Windows contribute more to the look of an old house than any other single feature, and their varying historic styles are very closely aligned to the development of glass. Originally, only small panes could be made so early windows were divided by multiple, and quite wide, glazing bars.
As the 18th century progressed, the bars became thinner and more delicate and, in Victorian times, fewer in number as the manufacture of larger sheets of glass became possible. Despite their importance and beauty, old timber windows are often sadly neglected and can easily fall into disrepair.
In reality, many are precious and should be cared for in much the same way as antique furniture. Careful repair of your existing windows, as well as upgrading them to improve thermal efficiency, is generally more cost effective than opting for replacements and, at the same time, allows the character, history and value of the house to be maintained.
- The simplest type of window is the side-hinged casement. Offering better ventilation, as air can be allowed in at the top and bottom, the vertical sliding sash window is suspended on cords and counterbalanced by weights contained within boxes either side of the frame.
- Timber The timber used to make Georgian, Victorian and Edwardian windows was slow grown and straight grained, so considerably more durable than that available today, and is one of the reasons so many old windows have survived.
- Glass Whereas modern glass tends to appear flat and lifeless, old glass has ‘imperfections’. Rather than detracting from its appearance, these bubbles and ripples bring the glass to life, distorting reflections and causing it to sparkle in sunlight.
If left unchecked, window problems only get worse. Where possible, open the sash or casement and inspect it both inside and out to check for any problem areas, but take care when opening windows that are stuck or in particularly bad condition. Damp weather, overpainting and structural movement in the building can often cause windows to jam.
What to look for
- Damaged or loose hinges
- Broken sash cords
- Rotten timber
- Missing, loose or damaged putty
- Cracked or peeling paintwork
- Loose joints
- Draughts and rattles
- Difficulty opening
- Cracked or broken glass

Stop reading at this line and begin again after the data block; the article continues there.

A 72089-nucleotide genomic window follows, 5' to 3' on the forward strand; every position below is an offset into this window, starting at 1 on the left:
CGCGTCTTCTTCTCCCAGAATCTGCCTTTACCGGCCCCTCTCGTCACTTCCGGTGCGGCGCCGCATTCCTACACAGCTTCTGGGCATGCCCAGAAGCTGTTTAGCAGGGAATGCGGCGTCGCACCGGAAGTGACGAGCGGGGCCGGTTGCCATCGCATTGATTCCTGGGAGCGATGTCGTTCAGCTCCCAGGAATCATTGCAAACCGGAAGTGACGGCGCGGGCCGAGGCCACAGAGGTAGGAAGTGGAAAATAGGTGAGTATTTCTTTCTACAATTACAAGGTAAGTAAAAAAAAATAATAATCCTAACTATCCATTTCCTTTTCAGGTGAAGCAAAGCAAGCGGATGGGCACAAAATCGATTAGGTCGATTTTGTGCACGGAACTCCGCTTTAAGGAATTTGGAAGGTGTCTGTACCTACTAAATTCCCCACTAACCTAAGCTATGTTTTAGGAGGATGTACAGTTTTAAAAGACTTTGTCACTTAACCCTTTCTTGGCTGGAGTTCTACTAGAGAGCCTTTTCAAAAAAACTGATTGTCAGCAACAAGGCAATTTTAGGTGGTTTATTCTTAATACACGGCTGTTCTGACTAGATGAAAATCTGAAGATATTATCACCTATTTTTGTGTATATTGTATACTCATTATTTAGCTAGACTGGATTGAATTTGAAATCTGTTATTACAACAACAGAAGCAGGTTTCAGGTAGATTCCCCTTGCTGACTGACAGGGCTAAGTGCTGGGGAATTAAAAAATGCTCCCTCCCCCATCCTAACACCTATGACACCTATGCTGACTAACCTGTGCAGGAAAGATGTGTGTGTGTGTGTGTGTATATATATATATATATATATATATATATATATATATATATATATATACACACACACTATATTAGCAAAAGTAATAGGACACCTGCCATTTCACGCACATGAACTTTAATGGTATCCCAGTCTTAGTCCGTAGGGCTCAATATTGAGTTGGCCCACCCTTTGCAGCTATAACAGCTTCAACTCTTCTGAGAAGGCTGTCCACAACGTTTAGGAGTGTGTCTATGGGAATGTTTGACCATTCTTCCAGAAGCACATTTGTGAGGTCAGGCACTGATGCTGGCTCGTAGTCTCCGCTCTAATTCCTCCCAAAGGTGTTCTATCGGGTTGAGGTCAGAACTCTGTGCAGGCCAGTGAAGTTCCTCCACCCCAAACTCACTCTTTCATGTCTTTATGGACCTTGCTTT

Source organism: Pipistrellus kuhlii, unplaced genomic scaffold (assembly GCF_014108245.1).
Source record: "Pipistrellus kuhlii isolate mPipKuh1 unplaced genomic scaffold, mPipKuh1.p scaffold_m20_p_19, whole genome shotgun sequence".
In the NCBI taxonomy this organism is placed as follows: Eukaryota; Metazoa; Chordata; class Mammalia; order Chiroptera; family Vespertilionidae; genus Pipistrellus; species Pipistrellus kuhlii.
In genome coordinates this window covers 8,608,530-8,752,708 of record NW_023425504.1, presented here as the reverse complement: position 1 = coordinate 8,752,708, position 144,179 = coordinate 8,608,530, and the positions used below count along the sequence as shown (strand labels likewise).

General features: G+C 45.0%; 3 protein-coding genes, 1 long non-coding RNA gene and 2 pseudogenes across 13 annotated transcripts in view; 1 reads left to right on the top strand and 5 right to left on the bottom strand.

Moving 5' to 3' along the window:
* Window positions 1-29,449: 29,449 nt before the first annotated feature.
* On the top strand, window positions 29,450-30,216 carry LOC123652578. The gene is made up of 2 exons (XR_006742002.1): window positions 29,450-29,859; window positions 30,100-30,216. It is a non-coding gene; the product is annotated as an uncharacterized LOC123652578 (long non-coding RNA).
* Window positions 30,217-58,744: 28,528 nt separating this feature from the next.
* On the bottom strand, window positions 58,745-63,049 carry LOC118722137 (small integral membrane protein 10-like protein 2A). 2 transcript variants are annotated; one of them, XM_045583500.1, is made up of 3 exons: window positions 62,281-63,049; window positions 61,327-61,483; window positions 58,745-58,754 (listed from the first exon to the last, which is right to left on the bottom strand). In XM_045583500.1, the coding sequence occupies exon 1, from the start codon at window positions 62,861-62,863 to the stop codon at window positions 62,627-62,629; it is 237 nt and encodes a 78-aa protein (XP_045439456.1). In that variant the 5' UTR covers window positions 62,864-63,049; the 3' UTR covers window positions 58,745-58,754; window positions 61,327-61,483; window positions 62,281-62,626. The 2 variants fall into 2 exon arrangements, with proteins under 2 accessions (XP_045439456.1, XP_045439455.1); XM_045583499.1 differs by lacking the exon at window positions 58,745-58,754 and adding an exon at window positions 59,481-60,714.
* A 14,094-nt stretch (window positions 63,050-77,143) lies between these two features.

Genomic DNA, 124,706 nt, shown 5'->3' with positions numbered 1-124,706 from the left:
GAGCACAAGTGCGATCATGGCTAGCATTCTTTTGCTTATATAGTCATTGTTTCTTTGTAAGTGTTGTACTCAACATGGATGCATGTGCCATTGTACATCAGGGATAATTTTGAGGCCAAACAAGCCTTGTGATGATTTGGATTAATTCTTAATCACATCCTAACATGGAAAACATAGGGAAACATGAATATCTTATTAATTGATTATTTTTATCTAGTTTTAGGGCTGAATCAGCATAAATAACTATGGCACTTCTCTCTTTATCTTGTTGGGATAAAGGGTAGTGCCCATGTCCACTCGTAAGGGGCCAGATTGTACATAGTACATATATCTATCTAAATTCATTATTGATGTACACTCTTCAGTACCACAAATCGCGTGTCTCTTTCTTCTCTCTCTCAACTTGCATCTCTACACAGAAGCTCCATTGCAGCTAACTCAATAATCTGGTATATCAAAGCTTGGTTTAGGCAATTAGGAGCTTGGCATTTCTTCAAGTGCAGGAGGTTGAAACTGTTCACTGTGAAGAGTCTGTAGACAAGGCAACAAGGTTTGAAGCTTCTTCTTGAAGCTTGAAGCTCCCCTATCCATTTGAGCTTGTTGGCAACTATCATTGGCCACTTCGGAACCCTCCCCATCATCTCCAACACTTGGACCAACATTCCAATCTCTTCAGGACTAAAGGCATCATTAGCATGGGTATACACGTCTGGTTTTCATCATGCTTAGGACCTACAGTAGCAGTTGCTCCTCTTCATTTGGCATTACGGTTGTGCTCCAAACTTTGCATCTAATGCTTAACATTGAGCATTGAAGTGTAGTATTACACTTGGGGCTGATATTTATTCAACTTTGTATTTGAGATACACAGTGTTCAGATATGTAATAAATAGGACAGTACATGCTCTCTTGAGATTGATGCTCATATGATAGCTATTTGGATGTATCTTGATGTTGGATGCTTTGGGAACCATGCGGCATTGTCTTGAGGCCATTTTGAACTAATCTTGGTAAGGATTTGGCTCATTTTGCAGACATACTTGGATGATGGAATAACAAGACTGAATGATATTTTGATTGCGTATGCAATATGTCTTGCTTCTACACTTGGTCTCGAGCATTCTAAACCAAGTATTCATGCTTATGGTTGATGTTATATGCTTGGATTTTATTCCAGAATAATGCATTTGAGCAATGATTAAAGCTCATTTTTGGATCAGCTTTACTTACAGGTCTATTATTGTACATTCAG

Try to retain original timber and glass wherever possible. If necessary, new timber should be jointed with the old and the work done using matching materials and construction techniques on a like-for-like basis.
- Re-glue joints using exterior-grade adhesive.
- Use brass or stainless-steel screws.
- If necessary, strengthen corners with metal brackets.
- For complicated repairs employ a good joiner or a company that specialises in overhauling windows.
- Apply beeswax or tallow to the edges of sashes to help them run.
- Oil squeaking or stuck pulleys.
- Check hinges, locks and catches.
Regular painting of windows is vital as poorly maintained and unprotected timber will rot and swell, resulting in joints failing, windows rattling or sticking and draughts.
- Cut out rotten wood and make repairs.
- Thoroughly sand down, clean and prepare all surfaces.
- When stripping paint, use hot air guns with care as the heat easily cracks glass.
- Re-putty glazing where necessary with linseed oil putty.
- Use a good-quality paint system.
- It’s important to properly prime all surfaces, including unseen edges, to prevent the timber swelling in damp weather.
- Avoid painting over draught strips as this prevents them working effectively.
Although sash windows can initially seem complicated, replacing broken or frayed sash cords is a relatively easy task and the work can be done from inside the house, although it’s usually advisable to have a helper.
- Purchase sash cord from a DIY store, checking the pulley size first.
- See periodliving.co.uk for a step-by-step guide to replacing a broken sash cord.
- Always repair both cords.
Draught seals, which are inconspicuous and installed around window edges, help cut draughts and prevent heat loss from within the home, while also reducing the entry of dirt and noise.
- Choose the type and colour of draught seal carefully to ensure the best finish.
- Avoid stick-on draught strips that may peel off.
- Fit ‘brush’ strips to the edge, meeting rails and parting beads of sashes.
- Employ a company that specialises in overhauling and draughtproofing windows.
- Don’t draughtproof windows if secondary glazing is to be installed; the space between the unit and window must be ventilated to prevent condensation.
Although highly effective, draughtproofing doesn’t deal with the heat loss through the glass and its cold internal surface. Modern secondary glazing addresses both of these issues as well as helping to cut draughts, while being discreet and avoiding significant interference with the original window.
- Consider a lift-out magnetic panel system, which may be removed in summer.
- Choose between plastic or glass systems.
- Where windows need to be opened, consider sliding secondary glazing.
- Take careful measurements or templates when ordering as old windows are often not square.
In addition to well-maintained windows, traditional internal wooden shutters can offer big energy-saving benefits in a period home, so they are worth overhauling and using if they are already in place. Thermally insulated or reflective roller blinds, fitted close to the glass within the window reveal, are almost equally as good, especially when used with heavy curtains. When fitting curtains, try to minimise any gaps between the wall and the fabric. The greatest benefits come if shutters, blinds and curtains are closed just before dusk so the warmth of the day is trapped in the room.